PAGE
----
Their work ethic, and willingness to learn and embrace wider changes in both technology and society, is invariably second to none. Yet, as a new intake of under-graduates start at Yorkshire’s universities, it’s also important that people are sensitive to the fears that many are forced to confront.
Compared to the post-war generation who were just thankful to be alive, there are far more opportunities today. Equally there’s a far more indebtedness in society – the so-called ‘Bank of Mum and Dad’ can only go so far – and home ownership is just a faltering dream for many potential first-time buyers. Understandably this is adding to the anxiety of those graduates and 20-somethings who are struggling to lead the independent lives that they cherish because of burdensome financial pressures.
These concerns do need to be taken seriously, it would be heartless to tell a young person to pull themselves together, and dismiss their concerns, especially if they suffer from low self-esteem.
However it is even more important that the school careers service is far more effective than at present. There is a growing body of evidence to suggest that some students are being persuaded to go to university – and compound their personal debt – when there is a little prospect of a meaningful job at the end of their studies. For some, an apprenticeship might be a far better option – and leave the beneficiaries far better placed to not only lead more fulfilling lives but withstand the day-to-day challenges which can be so taxing at the best of times. At a time when skills has never been more important, the Government should, at the very least, be making sure that teenagers have access to the very best careers advice as part of its Brexit blueprint. It’s the very least that Ministers can do.
A Nobel mission
NEARLY 100 days after Jo Cox was killed in her Batley & Spen constituency, her memory – and legacy – endures through the many causes that she supported during her all-too-brief political career, not least the work of the White Helmets in war-torn Syria.
The great sadness is the work of these extraordinary volunteers is only now being truly appreciated after tens of humanitarian air workers were killed this week by airstrikes as a fragile ceasefire came to a predictably bloody end. It is estimated that these selfless volunteers have helped save 60,000 lives alone.
As was so often the case, Mrs Cox was ahead of her time. She nominated the White Helmets for the Nobel Peace Prize in February this year and now, in the wake of the latest outrages, her grieving family, friends and colleagues have chosen to make this public. Like the watching world, they feel powerless and find themselves asking what Jo would have done if she was still alive.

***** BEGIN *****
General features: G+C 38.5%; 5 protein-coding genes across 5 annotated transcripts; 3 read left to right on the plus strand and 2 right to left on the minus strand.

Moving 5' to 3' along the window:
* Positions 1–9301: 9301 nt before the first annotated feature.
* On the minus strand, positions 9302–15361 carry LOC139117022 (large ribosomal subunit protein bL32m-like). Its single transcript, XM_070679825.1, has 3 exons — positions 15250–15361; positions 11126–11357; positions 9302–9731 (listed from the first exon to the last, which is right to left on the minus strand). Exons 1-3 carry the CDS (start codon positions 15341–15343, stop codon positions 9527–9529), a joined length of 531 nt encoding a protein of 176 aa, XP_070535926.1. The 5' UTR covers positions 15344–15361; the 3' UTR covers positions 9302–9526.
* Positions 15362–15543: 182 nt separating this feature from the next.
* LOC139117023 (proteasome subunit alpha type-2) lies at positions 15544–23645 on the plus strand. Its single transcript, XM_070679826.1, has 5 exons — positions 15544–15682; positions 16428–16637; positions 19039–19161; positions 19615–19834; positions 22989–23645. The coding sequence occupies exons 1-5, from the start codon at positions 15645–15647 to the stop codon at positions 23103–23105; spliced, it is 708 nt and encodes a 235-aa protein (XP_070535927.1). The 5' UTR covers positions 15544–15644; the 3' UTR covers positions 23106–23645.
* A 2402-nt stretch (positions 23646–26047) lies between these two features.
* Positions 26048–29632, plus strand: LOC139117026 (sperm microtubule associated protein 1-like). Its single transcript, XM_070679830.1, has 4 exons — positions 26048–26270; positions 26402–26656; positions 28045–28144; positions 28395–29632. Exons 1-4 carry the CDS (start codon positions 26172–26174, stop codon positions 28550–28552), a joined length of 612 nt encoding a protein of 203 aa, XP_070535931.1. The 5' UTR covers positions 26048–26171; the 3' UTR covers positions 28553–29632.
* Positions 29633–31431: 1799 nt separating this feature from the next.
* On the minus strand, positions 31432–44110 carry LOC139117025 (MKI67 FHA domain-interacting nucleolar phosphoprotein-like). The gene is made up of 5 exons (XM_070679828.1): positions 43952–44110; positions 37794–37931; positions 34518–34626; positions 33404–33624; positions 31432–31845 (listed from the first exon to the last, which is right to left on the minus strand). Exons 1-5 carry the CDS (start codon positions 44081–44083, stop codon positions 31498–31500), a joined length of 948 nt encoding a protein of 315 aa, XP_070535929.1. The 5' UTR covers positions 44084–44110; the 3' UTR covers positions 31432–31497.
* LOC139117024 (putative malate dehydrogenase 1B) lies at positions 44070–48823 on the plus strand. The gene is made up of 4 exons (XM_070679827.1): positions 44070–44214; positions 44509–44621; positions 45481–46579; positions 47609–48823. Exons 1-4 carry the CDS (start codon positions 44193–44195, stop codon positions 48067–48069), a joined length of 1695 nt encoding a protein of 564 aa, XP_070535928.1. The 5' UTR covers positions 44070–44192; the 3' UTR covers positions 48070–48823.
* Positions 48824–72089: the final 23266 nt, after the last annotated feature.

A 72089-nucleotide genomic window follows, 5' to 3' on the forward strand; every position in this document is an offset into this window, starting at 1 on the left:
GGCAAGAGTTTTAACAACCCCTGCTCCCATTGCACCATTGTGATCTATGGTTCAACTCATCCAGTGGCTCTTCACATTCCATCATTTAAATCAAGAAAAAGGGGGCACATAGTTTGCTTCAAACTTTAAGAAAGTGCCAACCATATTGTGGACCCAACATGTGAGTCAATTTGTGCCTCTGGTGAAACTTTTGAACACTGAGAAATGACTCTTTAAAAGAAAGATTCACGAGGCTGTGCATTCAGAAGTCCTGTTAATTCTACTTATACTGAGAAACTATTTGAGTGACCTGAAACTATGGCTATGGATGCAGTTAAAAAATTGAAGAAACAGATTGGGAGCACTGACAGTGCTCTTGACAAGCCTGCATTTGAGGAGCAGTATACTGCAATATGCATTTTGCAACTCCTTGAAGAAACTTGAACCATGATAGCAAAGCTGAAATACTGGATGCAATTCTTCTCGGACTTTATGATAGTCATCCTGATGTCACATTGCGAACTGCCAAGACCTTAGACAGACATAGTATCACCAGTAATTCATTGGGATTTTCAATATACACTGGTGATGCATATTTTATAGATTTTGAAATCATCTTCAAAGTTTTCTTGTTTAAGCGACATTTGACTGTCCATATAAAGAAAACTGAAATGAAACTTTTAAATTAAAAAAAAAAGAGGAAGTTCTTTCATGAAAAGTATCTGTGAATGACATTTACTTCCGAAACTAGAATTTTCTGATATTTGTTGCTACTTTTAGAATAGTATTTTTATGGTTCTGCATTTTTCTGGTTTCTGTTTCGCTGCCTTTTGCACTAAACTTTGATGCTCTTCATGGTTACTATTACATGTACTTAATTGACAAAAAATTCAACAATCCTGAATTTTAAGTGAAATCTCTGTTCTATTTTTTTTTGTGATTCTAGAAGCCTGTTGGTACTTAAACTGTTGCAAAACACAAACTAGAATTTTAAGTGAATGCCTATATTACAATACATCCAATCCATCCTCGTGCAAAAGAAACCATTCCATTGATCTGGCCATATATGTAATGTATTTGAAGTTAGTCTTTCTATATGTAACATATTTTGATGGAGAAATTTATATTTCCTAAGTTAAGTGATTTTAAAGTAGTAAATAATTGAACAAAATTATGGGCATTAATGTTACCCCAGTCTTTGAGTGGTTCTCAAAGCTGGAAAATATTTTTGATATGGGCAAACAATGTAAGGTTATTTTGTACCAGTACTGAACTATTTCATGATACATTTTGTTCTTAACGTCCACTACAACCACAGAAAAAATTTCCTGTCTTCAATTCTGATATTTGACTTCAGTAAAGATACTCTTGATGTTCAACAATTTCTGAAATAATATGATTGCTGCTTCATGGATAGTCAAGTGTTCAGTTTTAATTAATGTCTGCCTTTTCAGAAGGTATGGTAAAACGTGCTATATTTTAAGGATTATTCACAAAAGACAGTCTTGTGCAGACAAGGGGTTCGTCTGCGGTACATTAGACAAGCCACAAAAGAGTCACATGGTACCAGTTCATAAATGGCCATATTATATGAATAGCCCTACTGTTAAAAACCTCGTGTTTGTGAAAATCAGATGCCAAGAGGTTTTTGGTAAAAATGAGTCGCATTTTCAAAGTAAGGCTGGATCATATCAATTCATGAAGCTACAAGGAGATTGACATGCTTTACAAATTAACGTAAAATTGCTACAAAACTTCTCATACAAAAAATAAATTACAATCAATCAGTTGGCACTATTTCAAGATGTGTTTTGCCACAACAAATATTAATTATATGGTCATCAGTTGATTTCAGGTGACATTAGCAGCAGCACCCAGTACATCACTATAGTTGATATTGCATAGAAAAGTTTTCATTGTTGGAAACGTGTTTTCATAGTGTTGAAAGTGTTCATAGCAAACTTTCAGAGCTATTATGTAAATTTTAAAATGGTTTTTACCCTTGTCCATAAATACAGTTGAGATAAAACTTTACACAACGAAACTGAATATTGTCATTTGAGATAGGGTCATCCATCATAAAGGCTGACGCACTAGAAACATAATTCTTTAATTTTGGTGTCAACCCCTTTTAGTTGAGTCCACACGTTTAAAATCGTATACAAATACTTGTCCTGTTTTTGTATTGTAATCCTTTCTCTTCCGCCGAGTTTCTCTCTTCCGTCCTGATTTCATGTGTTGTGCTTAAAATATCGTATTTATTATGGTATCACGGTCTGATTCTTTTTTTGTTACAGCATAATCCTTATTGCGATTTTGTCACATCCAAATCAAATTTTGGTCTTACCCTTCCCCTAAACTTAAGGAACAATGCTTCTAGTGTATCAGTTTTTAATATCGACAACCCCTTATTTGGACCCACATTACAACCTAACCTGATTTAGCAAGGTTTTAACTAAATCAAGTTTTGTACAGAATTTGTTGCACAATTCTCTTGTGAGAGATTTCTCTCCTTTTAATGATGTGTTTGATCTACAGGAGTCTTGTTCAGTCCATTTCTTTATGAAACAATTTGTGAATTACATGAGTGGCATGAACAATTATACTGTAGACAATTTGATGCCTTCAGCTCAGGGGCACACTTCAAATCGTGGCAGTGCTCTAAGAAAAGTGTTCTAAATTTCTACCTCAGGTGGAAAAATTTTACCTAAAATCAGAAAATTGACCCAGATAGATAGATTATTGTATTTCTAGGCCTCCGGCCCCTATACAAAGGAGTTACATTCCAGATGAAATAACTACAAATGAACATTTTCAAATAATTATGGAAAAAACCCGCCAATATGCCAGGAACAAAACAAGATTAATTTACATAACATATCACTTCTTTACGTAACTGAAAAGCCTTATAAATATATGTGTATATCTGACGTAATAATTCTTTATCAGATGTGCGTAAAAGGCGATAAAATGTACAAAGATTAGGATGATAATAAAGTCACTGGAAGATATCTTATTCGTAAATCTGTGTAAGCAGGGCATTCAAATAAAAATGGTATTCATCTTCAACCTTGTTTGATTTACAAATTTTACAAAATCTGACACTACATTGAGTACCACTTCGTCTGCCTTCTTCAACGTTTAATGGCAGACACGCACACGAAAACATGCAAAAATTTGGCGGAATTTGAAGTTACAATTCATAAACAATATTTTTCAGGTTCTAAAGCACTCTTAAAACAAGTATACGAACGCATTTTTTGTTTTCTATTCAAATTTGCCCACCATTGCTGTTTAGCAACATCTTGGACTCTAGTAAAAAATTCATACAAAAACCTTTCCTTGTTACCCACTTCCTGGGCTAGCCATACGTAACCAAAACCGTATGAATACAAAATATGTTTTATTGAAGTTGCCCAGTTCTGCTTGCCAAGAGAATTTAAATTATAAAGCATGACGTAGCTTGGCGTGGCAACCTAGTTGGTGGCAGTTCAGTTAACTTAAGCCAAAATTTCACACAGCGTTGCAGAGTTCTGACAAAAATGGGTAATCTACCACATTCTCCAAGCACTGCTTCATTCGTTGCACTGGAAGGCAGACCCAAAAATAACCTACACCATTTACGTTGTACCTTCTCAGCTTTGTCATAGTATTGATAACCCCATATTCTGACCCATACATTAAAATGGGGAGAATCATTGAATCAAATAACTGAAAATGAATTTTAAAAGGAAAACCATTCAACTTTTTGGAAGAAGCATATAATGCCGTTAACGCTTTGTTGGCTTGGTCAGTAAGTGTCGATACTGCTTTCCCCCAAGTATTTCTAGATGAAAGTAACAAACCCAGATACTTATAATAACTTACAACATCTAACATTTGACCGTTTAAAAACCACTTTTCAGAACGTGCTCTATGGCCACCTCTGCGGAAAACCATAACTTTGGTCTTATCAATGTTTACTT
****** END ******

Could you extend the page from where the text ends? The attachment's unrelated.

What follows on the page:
Not only would she have been galvanising support for the White Helmets and supporting their appeal for rescue equipment to assist their work pulling the injured out of the remains of bombed buildings, but she would have been chivvying politicians around the world to create – and enforce – no-fly zones which would, at the very least, have provided a safe haven of sorts for displaced Syrian refugees.
As such, the Norwegian Nobel Committee has an opportunity next month to not only honour those aid agencies whose staff dodge bullets and bombs on a daily basis, but also put pressure on international leaders to do more in the pursuit of peace while also acknowledging the importance of Parliamentarians around the world like Jo Cox who are the bedrock of any democracy. It should not hesitate to do so.
WEEKS after an inebriated Joshua Strickland, from York, was jailed for six months for being abusive towards Jet2 cabin crew staff, the Leeds-based airline has signalled its zero tolerance for such behaviour by banning a further six passengers for drunken behaviour.
It can only be hoped that other airlines follow suit – public safety demands nothing less. Yet it could be argued that the company’s draconianism does not go far enough – three travellers have been banned for a year while Jet2 has said it will not fly home their three companions from the holiday island of Tenerife.
If air rage is to be tackled, there’s a strong case to be made for miscreants being banned from all flights – and the passports of offenders being invalidated for far longer than 12 months.